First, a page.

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Children who migrate: death row

According to Unicef and the International Organisation for Migration, between 2014 and 2018, one migrant child died or disappeared every 24 hours. During this period 1,600 minors died, but the figure could be much higher because many deaths went unrecorded. In 2019 this tragedy has not stopped.

 

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Oscar Alberto Martinez, aged 25, and Valeria, 23 months old, were pulled under by the currents at the end of June when they tried to cross the border between Mexico and the United States near the town of Matamoros, in Tamaulipas state.

When the bodies resurfaced, several hours later, they were still embracing each other, as was captured on film by journalist Julia Le Duc, from La Jornada newspaper, who expressed her hope that this image would prick consciences.

According to the Fatal Journeys report, by the United Nations Children’s Fund (UNICEF) and the International Organisation for Migration (IOM), from 2014 to 2018, one migrant child was reported dead or missing every 24 hours in the world.

According to the document, during this period 1,600 minors died, although the figure could be much higher because many deaths went unrecorded.

“The lack of data on the ages, characteristics and vulnerabilities of missing migrant children creates serious protection gaps; it makes it very difficult to create programs and policies designed to protect them,” said Frank Laczko, director of IOM’s Global Migration Data Analysis Centre.

It is known that from Mexico and the so-called Northern Triangle of Central America hundreds of families, and even minors without their parents, head towards the United States in search of better opportunities.

There are two fundamental causes behind this migration: the first one is poverty. According to the UNICEF’s report “Uprooted in Mexico and Central America”, in Honduras there is 74% child poverty, in Guatemala 68% and in Mexico 54%.

Another factor that influences human mobility is violence. Central America is one of the regions in the world with the highest number of murders, with 62.1 murders per 100,000 inhabitants, according to a United Nations Office on Drugs and Crime study.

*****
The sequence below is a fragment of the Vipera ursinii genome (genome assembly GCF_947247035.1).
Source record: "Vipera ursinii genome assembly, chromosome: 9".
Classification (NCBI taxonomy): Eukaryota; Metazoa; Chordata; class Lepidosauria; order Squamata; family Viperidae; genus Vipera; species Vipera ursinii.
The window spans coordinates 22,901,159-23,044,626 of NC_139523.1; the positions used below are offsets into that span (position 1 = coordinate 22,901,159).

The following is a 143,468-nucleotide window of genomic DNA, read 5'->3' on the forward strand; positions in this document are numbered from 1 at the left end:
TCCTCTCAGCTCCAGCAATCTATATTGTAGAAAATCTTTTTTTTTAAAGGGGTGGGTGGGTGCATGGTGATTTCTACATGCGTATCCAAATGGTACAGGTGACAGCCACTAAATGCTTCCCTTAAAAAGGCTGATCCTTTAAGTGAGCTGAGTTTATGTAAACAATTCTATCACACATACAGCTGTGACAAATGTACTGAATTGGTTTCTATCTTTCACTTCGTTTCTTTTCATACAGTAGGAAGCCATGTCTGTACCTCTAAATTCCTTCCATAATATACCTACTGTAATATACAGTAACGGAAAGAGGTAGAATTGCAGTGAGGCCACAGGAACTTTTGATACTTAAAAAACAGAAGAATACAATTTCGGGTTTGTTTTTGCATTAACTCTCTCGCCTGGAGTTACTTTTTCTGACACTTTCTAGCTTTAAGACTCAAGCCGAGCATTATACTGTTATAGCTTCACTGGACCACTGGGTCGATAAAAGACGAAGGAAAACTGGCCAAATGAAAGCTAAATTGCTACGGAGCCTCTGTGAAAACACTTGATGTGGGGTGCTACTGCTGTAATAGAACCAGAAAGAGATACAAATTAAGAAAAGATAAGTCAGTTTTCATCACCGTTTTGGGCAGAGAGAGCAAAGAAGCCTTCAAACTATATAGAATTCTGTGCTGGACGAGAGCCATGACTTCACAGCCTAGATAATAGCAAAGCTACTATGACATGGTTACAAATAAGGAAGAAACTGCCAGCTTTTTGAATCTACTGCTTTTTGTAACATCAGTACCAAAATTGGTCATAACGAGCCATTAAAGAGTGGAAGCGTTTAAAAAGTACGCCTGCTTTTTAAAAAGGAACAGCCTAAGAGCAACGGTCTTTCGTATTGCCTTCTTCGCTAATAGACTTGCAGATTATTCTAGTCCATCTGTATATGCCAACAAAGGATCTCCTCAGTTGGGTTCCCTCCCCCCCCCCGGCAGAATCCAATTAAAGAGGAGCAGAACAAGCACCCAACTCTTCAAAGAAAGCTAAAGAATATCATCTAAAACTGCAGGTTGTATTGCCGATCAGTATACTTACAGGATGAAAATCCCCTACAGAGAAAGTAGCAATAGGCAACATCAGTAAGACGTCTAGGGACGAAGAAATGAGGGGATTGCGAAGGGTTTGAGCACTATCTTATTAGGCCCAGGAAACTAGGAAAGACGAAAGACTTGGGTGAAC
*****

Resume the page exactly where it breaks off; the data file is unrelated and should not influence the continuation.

This phenomenon is associated with drug trafficking and organised crime, as the region is a passage for narcotics from the south of the continent to the United States, the largest consumer of drugs in the world.

This scourge is also linked to youth gangs, which have become a greater and greater problem in countries of the Northern Triangle, that is Guatemala, Honduras and El Salvador.

In my years of work in Guatemala as a correspondent for Prensa Latina I had the opportunity to visit the Mario Alioto settlement, in the town of Villa Nueva, one of the most violent places in the country, where a cultural project has been developed to try and keep children out of gangs.

Getting a young person out of these groups is difficult because from an early age, between 8 and 12 years old, many of them join gangs and are responsible for collecting “taxes” (blackmail) from shops and bus drivers.

Thanks to this initiative, a theatre group was created there, with the goal of turning children away from drugs and crime through artistic expression. A laudable project, but still not enough because it is the Government who must take on the responsibility for protecting childhood and youth and investing in programs for this sector.

The lack of public policies, limited access to services and quality education, inequality and extreme poverty drive many children, sometimes with their families and other times unaccompanied, to start this voyage towards North American lands.

They are forced to take unusual and dangerous routes, and many suffer from hunger, exploitation and abuse on the way. Some even lose their lives, as they fall prey to smugglers, criminals and other forms of organised crime.

Of those who manage to cross the border, the vast majority are arrested, separated from any family members and returned to their countries of origin.

The situation for migrants worsened with the hardening of the media through the United States Administration, President Donald Trump, and his zero-tolerance policy, which tries and processes them as undocumented criminals.

In the detention centres, minors separated from their parents suffer cruel, inhumane and degrading treatment that ranges from abuse, victimisation, even overcrowding and hunger, according to claims from international organisations such as the office of the UN High Commissioner for Human Rights.

The UN asked the countries of origin, transit and destination to work together and adopt policies that take into account the fundamental causes of these migrations. (PL)

(Translated by Donna Davison. Email: donna_davison@hotmail.com) – Photos: Pixabay

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